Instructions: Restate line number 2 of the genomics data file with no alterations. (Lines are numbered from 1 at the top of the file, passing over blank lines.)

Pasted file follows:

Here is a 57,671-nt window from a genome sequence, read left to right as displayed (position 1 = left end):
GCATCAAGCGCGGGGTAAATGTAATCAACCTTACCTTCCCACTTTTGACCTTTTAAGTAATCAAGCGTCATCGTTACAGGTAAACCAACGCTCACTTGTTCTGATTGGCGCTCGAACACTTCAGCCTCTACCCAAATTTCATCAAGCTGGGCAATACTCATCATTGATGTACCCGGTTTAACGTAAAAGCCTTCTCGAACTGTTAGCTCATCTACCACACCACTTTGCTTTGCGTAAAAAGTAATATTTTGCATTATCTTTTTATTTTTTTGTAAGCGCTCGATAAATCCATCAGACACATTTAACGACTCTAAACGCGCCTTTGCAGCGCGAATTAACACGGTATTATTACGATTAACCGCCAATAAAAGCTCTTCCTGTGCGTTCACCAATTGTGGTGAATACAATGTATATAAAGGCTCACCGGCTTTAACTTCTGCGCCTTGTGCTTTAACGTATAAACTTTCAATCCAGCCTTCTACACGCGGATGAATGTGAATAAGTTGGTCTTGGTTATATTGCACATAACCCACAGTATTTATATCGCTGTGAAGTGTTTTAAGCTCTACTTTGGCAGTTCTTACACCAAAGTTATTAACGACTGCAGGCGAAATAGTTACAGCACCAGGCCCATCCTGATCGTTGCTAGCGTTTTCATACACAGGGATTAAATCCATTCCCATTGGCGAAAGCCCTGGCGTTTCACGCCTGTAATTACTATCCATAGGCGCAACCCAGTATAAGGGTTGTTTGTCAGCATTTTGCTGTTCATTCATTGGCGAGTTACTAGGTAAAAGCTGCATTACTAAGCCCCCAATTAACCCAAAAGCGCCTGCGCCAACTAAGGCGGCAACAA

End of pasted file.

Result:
GCATCAAGCGCGGGGTAAATGTAATCAACCTTACCTTCCCACTTTTGACCTTTTAAGTAATCAAGCGTCATCGTTACAGGTAAACCAACGCTCACTTGTTCTGATTGGCGCTCGAACACTTCAGCCTCTACCCAAATTTCATCAAGCTGGGCAATACTCATCATTGATGTACCCGGTTTAACGTAAAAGCCTTCTCGAACTGTTAGCTCATCTACCACACCACTTTGCTTTGCGTAAAAAGTAATATTTTGCATTATCTTTTTATTTTTTTGTAAGCGCTCGATAAATCCATCAGACACATTTAACGACTCTAAACGCGCCTTTGCAGCGCGAATTAACACGGTATTATTACGATTAACCGCCAATAAAAGCTCTTCCTGTGCGTTCACCAATTGTGGTGAATACAATGTATATAAAGGCTCACCGGCTTTAACTTCTGCGCCTTGTGCTTTAACGTATAAACTTTCAATCCAGCCTTCTACACGCGGATGAATGTGAATAAGTTGGTCTTGGTTATATTGCACATAACCCACAGTATTTATATCGCTGTGAAGTGTTTTAAGCTCTACTTTGGCAGTTCTTACACCAAAGTTATTAACGACTGCAGGCGAAATAGTTACAGCACCAGGCCCATCCTGATCGTTGCTAGCGTTTTCATACACAGGGATTAAATCCATTCCCATTGGCGAAAGCCCTGGCGTTTCACGCCTGTAATTACTATCCATAGGCGCAACCCAGTATAAGGGTTGTTTGTCAGCATTTTGCTGTTCATTCATTGGCGAGTTACTAGGTAAAAGCTGCATTACTAAGCCCCCAATTAACCCAAAAGCGCCTGCGCCAACTAAGGCGGCAACAA